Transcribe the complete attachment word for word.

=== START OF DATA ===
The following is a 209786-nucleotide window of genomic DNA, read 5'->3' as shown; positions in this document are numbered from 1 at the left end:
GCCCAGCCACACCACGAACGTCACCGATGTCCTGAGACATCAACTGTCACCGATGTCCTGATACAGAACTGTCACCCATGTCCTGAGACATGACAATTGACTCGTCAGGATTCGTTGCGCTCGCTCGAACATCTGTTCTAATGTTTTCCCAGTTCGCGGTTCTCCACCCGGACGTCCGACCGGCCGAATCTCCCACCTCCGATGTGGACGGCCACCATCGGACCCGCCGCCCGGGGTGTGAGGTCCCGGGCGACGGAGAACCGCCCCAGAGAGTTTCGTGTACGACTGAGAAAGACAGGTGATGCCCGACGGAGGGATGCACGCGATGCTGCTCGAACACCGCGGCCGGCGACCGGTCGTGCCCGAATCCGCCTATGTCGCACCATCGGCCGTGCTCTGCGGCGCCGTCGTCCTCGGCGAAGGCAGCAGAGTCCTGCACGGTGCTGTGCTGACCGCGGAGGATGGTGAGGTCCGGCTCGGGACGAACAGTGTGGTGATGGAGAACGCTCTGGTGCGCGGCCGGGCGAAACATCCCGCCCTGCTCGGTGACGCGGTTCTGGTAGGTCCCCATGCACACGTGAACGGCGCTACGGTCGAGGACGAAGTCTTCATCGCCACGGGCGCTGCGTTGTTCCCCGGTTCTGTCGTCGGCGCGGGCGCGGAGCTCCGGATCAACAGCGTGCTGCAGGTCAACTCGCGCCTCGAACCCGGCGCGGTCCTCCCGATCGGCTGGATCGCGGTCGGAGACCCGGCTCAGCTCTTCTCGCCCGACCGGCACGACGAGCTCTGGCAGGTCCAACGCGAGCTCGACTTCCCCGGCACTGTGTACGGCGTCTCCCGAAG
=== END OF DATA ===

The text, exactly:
The following is a 209786-nucleotide window of genomic DNA, read 5'->3' as shown; positions in this document are numbered from 1 at the left end:
GCCCAGCCACACCACGAACGTCACCGATGTCCTGAGACATCAACTGTCACCGATGTCCTGATACAGAACTGTCACCCATGTCCTGAGACATGACAATTGACTCGTCAGGATTCGTTGCGCTCGCTCGAACATCTGTTCTAATGTTTTCCCAGTTCGCGGTTCTCCACCCGGACGTCCGACCGGCCGAATCTCCCACCTCCGATGTGGACGGCCACCATCGGACCCGCCGCCCGGGGTGTGAGGTCCCGGGCGACGGAGAACCGCCCCAGAGAGTTTCGTGTACGACTGAGAAAGACAGGTGATGCCCGACGGAGGGATGCACGCGATGCTGCTCGAACACCGCGGCCGGCGACCGGTCGTGCCCGAATCCGCCTATGTCGCACCATCGGCCGTGCTCTGCGGCGCCGTCGTCCTCGGCGAAGGCAGCAGAGTCCTGCACGGTGCTGTGCTGACCGCGGAGGATGGTGAGGTCCGGCTCGGGACGAACAGTGTGGTGATGGAGAACGCTCTGGTGCGCGGCCGGGCGAAACATCCCGCCCTGCTCGGTGACGCGGTTCTGGTAGGTCCCCATGCACACGTGAACGGCGCTACGGTCGAGGACGAAGTCTTCATCGCCACGGGCGCTGCGTTGTTCCCCGGTTCTGTCGTCGGCGCGGGCGCGGAGCTCCGGATCAACAGCGTGCTGCAGGTCAACTCGCGCCTCGAACCCGGCGCGGTCCTCCCGATCGGCTGGATCGCGGTCGGAGACCCGGCTCAGCTCTTCTCGCCCGACCGGCACGACGAGCTCTGGCAGGTCCAACGCGAGCTCGACTTCCCCGGCACTGTGTACGGCGTCTCCCGAAG